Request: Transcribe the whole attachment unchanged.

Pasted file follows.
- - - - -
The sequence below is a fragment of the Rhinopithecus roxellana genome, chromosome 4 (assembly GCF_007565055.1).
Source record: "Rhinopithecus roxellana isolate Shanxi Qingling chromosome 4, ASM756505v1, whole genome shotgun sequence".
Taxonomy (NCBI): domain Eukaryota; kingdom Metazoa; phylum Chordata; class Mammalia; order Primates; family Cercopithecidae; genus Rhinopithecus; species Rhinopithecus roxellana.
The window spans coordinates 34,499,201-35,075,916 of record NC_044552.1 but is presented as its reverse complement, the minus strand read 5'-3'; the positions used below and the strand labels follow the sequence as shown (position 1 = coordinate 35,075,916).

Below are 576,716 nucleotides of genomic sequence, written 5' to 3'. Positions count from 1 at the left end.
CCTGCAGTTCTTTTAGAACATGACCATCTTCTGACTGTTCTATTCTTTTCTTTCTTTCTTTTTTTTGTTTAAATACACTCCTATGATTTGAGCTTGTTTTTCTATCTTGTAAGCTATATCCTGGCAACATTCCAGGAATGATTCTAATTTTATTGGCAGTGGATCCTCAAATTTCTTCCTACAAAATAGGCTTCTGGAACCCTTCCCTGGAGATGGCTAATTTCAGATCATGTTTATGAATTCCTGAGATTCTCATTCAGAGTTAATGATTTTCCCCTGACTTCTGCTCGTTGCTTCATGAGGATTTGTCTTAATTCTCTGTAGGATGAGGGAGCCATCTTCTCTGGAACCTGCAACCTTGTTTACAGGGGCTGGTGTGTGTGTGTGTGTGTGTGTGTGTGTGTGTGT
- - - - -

The sequence below is a fragment of the Rhinopithecus roxellana genome, chromosome 4 (assembly GCF_007565055.1).
Source record: "Rhinopithecus roxellana isolate Shanxi Qingling chromosome 4, ASM756505v1, whole genome shotgun sequence".
Taxonomy (NCBI): domain Eukaryota; kingdom Metazoa; phylum Chordata; class Mammalia; order Primates; family Cercopithecidae; genus Rhinopithecus; species Rhinopithecus roxellana.
The window spans coordinates 34,499,201-35,075,916 of record NC_044552.1 but is presented as its reverse complement, the minus strand read 5'-3'; the positions used below and the strand labels follow the sequence as shown (position 1 = coordinate 35,075,916).

Below are 576,716 nucleotides of genomic sequence, written 5' to 3'. Positions count from 1 at the left end.
CCTGCAGTTCTTTTAGAACATGACCATCTTCTGACTGTTCTATTCTTTTCTTTCTTTCTTTTTTTTGTTTAAATACACTCCTATGATTTGAGCTTGTTTTTCTATCTTGTAAGCTATATCCTGGCAACATTCCAGGAATGATTCTAATTTTATTGGCAGTGGATCCTCAAATTTCTTCCTACAAAATAGGCTTCTGGAACCCTTCCCTGGAGATGGCTAATTTCAGATCATGTTTATGAATTCCTGAGATTCTCATTCAGAGTTAATGATTTTCCCCTGACTTCTGCTCGTTGCTTCATGAGGATTTGTCTTAATTCTCTGTAGGATGAGGGAGCCATCTTCTCTGGAACCTGCAACCTTGTTTACAGGGGCTGGTGTGTGTGTGTGTGTGTGTGTGTGTGTGTGTGT